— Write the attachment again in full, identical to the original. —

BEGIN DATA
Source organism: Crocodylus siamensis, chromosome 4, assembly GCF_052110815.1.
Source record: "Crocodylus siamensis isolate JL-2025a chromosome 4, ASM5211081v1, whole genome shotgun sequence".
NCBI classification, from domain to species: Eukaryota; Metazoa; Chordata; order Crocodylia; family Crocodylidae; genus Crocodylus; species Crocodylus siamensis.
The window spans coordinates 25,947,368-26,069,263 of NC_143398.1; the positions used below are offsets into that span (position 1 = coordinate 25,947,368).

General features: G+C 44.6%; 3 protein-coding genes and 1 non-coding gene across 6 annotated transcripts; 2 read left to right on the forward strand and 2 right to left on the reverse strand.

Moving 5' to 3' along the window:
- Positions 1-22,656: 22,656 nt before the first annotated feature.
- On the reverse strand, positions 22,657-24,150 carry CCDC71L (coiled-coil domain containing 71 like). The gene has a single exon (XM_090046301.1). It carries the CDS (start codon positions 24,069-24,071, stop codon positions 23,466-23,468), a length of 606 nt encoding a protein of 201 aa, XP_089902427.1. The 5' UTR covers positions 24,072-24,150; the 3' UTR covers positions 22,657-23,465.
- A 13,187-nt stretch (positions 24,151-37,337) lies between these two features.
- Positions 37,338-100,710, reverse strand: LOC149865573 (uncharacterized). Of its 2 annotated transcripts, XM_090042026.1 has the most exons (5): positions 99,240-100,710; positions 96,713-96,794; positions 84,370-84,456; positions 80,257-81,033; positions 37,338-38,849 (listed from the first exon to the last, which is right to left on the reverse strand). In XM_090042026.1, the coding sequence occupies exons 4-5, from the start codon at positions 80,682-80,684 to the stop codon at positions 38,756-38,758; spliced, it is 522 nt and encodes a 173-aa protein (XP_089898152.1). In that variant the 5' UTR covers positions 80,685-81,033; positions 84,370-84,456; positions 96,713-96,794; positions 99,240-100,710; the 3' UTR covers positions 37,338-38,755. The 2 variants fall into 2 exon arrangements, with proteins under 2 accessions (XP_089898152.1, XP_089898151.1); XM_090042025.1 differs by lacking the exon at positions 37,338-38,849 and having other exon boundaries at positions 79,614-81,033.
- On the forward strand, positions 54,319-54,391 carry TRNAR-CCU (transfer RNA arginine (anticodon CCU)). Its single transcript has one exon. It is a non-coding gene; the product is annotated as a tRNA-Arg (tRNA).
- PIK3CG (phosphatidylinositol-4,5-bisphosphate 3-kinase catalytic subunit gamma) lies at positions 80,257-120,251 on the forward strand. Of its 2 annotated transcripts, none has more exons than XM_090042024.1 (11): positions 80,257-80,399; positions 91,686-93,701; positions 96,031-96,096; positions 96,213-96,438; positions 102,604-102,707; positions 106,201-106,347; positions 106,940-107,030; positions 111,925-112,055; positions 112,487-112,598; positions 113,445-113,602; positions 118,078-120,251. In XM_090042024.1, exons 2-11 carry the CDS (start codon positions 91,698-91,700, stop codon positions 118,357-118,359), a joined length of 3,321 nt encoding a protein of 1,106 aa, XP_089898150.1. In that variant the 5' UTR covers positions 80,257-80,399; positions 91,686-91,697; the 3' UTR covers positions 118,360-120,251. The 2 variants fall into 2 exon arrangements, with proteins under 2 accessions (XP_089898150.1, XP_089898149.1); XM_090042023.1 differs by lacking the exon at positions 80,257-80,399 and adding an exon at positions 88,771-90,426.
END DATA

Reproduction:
Source organism: Crocodylus siamensis, chromosome 4, assembly GCF_052110815.1.
Source record: "Crocodylus siamensis isolate JL-2025a chromosome 4, ASM5211081v1, whole genome shotgun sequence".
NCBI classification, from domain to species: Eukaryota; Metazoa; Chordata; order Crocodylia; family Crocodylidae; genus Crocodylus; species Crocodylus siamensis.
The window spans coordinates 25,947,368-26,069,263 of NC_143398.1; the positions used below are offsets into that span (position 1 = coordinate 25,947,368).

General features: G+C 44.6%; 3 protein-coding genes and 1 non-coding gene across 6 annotated transcripts; 2 read left to right on the forward strand and 2 right to left on the reverse strand.

Moving 5' to 3' along the window:
- Positions 1-22,656: 22,656 nt before the first annotated feature.
- On the reverse strand, positions 22,657-24,150 carry CCDC71L (coiled-coil domain containing 71 like). The gene has a single exon (XM_090046301.1). It carries the CDS (start codon positions 24,069-24,071, stop codon positions 23,466-23,468), a length of 606 nt encoding a protein of 201 aa, XP_089902427.1. The 5' UTR covers positions 24,072-24,150; the 3' UTR covers positions 22,657-23,465.
- A 13,187-nt stretch (positions 24,151-37,337) lies between these two features.
- Positions 37,338-100,710, reverse strand: LOC149865573 (uncharacterized). Of its 2 annotated transcripts, XM_090042026.1 has the most exons (5): positions 99,240-100,710; positions 96,713-96,794; positions 84,370-84,456; positions 80,257-81,033; positions 37,338-38,849 (listed from the first exon to the last, which is right to left on the reverse strand). In XM_090042026.1, the coding sequence occupies exons 4-5, from the start codon at positions 80,682-80,684 to the stop codon at positions 38,756-38,758; spliced, it is 522 nt and encodes a 173-aa protein (XP_089898152.1). In that variant the 5' UTR covers positions 80,685-81,033; positions 84,370-84,456; positions 96,713-96,794; positions 99,240-100,710; the 3' UTR covers positions 37,338-38,755. The 2 variants fall into 2 exon arrangements, with proteins under 2 accessions (XP_089898152.1, XP_089898151.1); XM_090042025.1 differs by lacking the exon at positions 37,338-38,849 and having other exon boundaries at positions 79,614-81,033.
- On the forward strand, positions 54,319-54,391 carry TRNAR-CCU (transfer RNA arginine (anticodon CCU)). Its single transcript has one exon. It is a non-coding gene; the product is annotated as a tRNA-Arg (tRNA).
- PIK3CG (phosphatidylinositol-4,5-bisphosphate 3-kinase catalytic subunit gamma) lies at positions 80,257-120,251 on the forward strand. Of its 2 annotated transcripts, none has more exons than XM_090042024.1 (11): positions 80,257-80,399; positions 91,686-93,701; positions 96,031-96,096; positions 96,213-96,438; positions 102,604-102,707; positions 106,201-106,347; positions 106,940-107,030; positions 111,925-112,055; positions 112,487-112,598; positions 113,445-113,602; positions 118,078-120,251. In XM_090042024.1, exons 2-11 carry the CDS (start codon positions 91,698-91,700, stop codon positions 118,357-118,359), a joined length of 3,321 nt encoding a protein of 1,106 aa, XP_089898150.1. In that variant the 5' UTR covers positions 80,257-80,399; positions 91,686-91,697; the 3' UTR covers positions 118,360-120,251. The 2 variants fall into 2 exon arrangements, with proteins under 2 accessions (XP_089898150.1, XP_089898149.1); XM_090042023.1 differs by lacking the exon at positions 80,257-80,399 and adding an exon at positions 88,771-90,426.